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Snuff Storage

Page history last edited by Tony Barr 9 years, 2 months ago

One of the questions most commonly asked by newcomers to the world of snuff is how best to store snuff. Here I shall be exploring the various options for both short and long term storage of snuff.

 

The Public Enemy Number 1 for snuff is air, as strange as that may sound. On exposure to the air fresh snuff rapidly dries out and loses much of its flavour, becoming stale and unpalatable in weeks if not days, depending on the climate. There are two solutions to this problem, the use of oils in place of water for moistening the snuff and effective storage. English snuffs are not allowed by law to use the former but in other countries various substances may be used. In Germany many snuffs are moistened with small amounts paraffin oil (in place of the lard that was once employed) and in India ghee (clarified butter) is often used. The result is that the snuff dries out far more slowly than if just water is used to moisten the snuff.

 

But here we need to examine the options for effective snuff storage rather than the use of other moistening agents and we are concerned with how things are now rather than how they may have been in the past.

 

Today snuff is usually retailed in either small tins, boxes, dispensers or tubes containing sufficient snuff for a few days or a week for the average user, or in large, airtight, plastic containers which may hold 250g or 500g (1/2 lb or 1 lb) of snuff. Ideally the small tins, boxes, dispensers or tubes would be sufficently airtight to keep the snuff fresh for a long time but sadly, with but a couple of exceptions, this is not the case. In such containers the snuff rapidly dries and loses flavour even to the point of becoming unpalatable. This was never a problem in the past, when most snuff users had ready access to a local shop which stocked a variety of snuffs but unfortunately for most of us this is no longer the case. Instead we end up buying online or by mail order, ordering enough to last for weeks or months and trying to ensure that we get our money's worth for the amount spent on postage. Conversely the large airtight drums or tubs can keep snuff fresh for years as long as they aren't opened too often.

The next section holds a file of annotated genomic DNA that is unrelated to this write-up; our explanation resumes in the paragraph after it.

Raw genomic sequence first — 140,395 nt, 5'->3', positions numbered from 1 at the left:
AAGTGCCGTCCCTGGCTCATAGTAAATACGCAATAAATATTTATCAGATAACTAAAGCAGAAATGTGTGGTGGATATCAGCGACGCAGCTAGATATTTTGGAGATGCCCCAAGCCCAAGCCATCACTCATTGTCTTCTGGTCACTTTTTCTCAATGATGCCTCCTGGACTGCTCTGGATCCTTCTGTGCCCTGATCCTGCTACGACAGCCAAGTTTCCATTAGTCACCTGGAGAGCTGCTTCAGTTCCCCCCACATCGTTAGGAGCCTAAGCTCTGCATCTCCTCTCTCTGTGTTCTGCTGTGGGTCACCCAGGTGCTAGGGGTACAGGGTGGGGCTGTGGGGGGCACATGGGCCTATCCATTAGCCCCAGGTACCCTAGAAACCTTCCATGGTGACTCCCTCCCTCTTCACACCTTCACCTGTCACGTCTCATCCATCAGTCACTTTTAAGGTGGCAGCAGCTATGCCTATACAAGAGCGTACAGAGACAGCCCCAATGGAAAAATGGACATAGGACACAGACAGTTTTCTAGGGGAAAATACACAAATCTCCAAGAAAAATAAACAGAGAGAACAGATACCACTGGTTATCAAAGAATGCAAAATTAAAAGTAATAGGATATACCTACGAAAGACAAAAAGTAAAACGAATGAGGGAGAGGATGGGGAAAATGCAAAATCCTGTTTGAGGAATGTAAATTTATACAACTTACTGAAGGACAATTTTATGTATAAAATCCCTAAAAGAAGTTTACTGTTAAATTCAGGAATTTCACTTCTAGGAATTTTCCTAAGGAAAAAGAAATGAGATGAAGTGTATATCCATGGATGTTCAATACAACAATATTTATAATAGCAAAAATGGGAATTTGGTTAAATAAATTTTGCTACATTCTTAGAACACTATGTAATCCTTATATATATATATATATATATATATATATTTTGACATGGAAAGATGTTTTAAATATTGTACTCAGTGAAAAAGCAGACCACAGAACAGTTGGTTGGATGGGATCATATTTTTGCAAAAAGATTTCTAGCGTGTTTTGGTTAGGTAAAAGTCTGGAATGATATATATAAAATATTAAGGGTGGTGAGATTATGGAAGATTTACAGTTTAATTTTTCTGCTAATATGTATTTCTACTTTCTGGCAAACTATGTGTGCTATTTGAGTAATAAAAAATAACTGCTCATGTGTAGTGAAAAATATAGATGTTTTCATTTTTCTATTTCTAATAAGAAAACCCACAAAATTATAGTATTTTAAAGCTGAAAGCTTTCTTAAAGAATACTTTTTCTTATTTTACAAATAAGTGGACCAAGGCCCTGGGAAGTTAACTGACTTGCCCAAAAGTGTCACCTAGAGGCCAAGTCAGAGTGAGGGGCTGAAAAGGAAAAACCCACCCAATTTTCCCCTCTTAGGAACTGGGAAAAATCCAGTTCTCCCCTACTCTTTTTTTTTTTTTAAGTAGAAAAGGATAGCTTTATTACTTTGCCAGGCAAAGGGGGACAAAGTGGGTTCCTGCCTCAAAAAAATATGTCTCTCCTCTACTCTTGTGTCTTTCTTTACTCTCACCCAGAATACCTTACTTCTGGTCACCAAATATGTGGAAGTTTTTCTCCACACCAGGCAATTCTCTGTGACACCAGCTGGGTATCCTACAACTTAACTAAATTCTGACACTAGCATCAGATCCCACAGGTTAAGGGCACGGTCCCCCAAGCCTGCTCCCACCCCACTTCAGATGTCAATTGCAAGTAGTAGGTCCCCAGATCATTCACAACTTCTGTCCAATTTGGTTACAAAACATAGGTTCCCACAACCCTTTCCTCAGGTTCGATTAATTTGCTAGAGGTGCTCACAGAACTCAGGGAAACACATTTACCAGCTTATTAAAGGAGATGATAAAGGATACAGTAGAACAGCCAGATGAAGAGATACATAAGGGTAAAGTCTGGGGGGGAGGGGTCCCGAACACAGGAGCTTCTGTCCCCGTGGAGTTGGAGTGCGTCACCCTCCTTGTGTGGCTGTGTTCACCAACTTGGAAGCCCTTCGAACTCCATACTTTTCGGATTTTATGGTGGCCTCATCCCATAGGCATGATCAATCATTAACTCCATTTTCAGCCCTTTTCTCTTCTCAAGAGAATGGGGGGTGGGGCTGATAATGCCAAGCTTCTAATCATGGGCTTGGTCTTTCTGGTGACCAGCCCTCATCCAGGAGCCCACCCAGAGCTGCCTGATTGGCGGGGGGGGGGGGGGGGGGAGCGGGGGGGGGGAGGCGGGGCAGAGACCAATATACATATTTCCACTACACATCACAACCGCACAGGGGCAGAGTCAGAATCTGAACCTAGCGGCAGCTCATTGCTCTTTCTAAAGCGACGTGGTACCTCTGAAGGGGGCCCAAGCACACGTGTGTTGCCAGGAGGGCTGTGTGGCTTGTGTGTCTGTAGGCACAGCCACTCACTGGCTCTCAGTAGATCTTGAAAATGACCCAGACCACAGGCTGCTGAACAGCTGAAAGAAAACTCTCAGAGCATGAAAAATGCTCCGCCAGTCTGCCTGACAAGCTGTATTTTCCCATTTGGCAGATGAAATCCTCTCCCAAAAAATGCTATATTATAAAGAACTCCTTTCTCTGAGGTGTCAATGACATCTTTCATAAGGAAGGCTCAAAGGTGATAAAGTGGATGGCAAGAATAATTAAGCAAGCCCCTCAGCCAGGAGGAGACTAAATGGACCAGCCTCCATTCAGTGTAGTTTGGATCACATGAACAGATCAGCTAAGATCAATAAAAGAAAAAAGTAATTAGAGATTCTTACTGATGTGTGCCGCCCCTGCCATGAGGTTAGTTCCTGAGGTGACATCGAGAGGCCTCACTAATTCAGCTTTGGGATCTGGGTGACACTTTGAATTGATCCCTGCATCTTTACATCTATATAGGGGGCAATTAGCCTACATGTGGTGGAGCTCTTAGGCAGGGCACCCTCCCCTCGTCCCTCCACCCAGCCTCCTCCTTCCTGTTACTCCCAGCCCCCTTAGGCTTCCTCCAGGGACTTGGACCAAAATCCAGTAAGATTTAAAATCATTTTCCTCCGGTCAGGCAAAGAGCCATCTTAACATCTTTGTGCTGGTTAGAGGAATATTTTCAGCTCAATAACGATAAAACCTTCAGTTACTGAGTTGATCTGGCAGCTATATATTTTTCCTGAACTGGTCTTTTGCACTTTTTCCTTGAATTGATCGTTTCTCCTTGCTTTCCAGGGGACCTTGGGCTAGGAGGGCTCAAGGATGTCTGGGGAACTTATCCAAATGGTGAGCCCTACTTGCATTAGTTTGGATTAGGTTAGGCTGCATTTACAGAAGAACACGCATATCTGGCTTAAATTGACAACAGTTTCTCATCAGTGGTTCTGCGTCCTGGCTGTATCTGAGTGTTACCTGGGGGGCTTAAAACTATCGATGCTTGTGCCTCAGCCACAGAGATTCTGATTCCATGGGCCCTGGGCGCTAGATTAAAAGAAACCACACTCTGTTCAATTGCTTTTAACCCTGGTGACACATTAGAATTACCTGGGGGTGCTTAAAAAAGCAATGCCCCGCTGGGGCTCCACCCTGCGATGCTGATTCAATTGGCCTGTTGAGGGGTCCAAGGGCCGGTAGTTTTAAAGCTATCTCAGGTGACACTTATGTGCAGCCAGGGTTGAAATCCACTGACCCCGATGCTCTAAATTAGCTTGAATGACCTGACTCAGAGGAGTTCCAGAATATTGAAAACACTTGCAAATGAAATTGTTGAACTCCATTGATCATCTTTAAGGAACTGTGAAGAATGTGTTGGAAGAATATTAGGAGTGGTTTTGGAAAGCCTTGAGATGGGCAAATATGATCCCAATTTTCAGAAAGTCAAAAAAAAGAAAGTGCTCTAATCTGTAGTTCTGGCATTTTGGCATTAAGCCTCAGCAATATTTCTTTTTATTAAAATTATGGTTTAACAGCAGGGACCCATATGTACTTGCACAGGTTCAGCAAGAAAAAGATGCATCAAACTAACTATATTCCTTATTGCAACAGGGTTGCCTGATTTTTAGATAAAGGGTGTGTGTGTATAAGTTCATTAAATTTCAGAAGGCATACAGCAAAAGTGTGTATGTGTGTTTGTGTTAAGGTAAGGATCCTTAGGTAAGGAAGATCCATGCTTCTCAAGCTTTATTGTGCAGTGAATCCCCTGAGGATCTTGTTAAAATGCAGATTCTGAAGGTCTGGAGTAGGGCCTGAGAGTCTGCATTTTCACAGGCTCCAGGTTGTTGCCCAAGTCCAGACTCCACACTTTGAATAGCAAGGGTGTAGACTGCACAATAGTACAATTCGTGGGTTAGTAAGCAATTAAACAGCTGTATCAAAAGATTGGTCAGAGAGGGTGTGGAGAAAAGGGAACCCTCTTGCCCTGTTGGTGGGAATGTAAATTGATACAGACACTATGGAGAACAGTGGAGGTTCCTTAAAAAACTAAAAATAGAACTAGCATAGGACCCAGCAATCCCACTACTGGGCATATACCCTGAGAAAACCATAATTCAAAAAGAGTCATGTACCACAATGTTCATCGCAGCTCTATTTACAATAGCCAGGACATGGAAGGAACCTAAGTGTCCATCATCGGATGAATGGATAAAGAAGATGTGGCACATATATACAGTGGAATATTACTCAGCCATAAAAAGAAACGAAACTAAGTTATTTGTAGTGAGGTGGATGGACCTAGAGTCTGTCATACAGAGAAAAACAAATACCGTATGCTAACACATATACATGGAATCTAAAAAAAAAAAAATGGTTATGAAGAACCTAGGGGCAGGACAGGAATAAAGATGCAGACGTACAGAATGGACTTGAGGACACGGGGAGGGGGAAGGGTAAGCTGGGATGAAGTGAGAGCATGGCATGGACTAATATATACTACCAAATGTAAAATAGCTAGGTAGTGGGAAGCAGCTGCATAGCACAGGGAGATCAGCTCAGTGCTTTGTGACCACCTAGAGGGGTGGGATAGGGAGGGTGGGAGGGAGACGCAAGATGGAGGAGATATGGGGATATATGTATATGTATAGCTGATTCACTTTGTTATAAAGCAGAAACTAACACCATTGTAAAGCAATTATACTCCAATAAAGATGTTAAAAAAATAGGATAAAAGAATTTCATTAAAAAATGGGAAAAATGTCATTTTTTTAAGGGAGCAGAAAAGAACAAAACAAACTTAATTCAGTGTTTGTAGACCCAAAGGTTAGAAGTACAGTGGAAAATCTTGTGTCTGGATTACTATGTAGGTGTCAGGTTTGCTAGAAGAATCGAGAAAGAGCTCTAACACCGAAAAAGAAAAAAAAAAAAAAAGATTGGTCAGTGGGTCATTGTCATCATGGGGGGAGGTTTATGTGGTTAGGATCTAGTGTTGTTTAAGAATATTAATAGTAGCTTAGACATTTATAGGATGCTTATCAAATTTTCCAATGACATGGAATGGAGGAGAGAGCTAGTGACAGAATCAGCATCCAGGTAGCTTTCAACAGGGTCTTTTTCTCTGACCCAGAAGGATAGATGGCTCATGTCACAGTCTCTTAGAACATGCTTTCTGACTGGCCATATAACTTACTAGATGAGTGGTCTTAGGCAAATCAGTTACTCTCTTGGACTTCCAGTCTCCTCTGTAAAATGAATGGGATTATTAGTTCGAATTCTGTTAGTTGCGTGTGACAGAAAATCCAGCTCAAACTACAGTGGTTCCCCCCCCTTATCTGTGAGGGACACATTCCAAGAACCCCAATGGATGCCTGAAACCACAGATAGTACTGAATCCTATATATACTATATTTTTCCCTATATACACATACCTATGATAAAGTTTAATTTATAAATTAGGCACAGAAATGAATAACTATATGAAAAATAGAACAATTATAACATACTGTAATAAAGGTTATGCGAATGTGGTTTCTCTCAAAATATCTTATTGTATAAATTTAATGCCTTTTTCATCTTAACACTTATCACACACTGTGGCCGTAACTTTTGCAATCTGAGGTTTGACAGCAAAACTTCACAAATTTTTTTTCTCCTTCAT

So where does this leave us for storing our snuff? Small containers really need to be kept in something else that is airtight. Ziploc bags provide a short term solution and Tupperware boxes (or similar) can work well for even longer periods, but even then, metal tins, unless of aluminium, have a habit of rusting, spoiling the snuff inside and there will usually be some loss of moisture and flavour over time. Far better to decant the snuff from the retail packaging into something better. Better would be glass jars with airtight lids or even food jars suitably cleaned as long as they seal well enough. Softer plastics tend to retain flavours (and are not totally airtight - the air does slowly migrate through the plastic) so containers made of those are less good for the purpose. Hard plastics are much better, but glass is probably the best material for such storage.

 

But overall by far the best solution is to only buy the small tins or boxes in order to sample different snuffs in order to discover ones favourite snuffs which can then be bought in bulk from the manufacturer or retailer. Snuff likes to be in bulk! It keeps freshest like that. Ideally bulk containers would be of glass but these days they are of good quality plastics which are as good as airtight. However we have to remember than every time we open such a drum we let in air which is the one thing we need to minimise.

 

This is where the proper snuff box comes in and solves the problem for us. It is a simple matter to transfer snuff from the bulk container to the snuff box on a daily basis so that the bulk container stays closed and airtight for most of the time, preserving the bulk of the snuff in as good a condition as possible.

 

Ideally we don't really want to open those large drums even as often as once a day so an even better solution is to have an intermediate stage in the process. This involves the use of smaller airtight glass jars or aluminium tins or tubes holding 25g or 50g (1oz or 2oz) of snuff. These are filled from the bulk drum and in turn they are used to fill the snuff box. Simple! Toque 25g screw top aluminium tins and Fribourg & Treyer 25g or 50g aluminium tubes are perfect for this and indeed, they are what I use for the purpose.

 

Finally this brings us to the question of snuff boxes. While a snuff box for every day use is not going to be prefectly airtight we do at least want them to be reasonably snuff tight. Such boxes can be made of wood (hinged or sliding top), pewter, papier mache, silver or even more exotic materials. Pewter tends to be a little soft and pewter boxes seem prone to hinge damage, silver boxes are usually expensive and wooden ones can dry the snuff out fairly quickly. Historically papier mache boxes were viewed as being best suited for the purpose but they can no longer be found new and old ones often have damage of some sort. Personally I tend to use wooden boxes, either sliding top Patrick Collins boxes or French made hinged ones. They are not particularly expensive and do the job well enough. I am quite happy at that.

 

My latest silver snuff box, made by Phipps & Robinson and hallmarked 1810. It even has my initials on the lid.

Phipps & Robinson were London silversmiths founded by Thomas Phipps (-1823) and Edward Robinson (-1816) with premises at 40, Gutter Lane. They produced mostly fine boxes (snuff boxes, nutmeg graters and vinaigrettes) in silver and gold, but also wine labels, knife stands, apple corers and other domestic items. They were active between c. 1783 and c. 1811.

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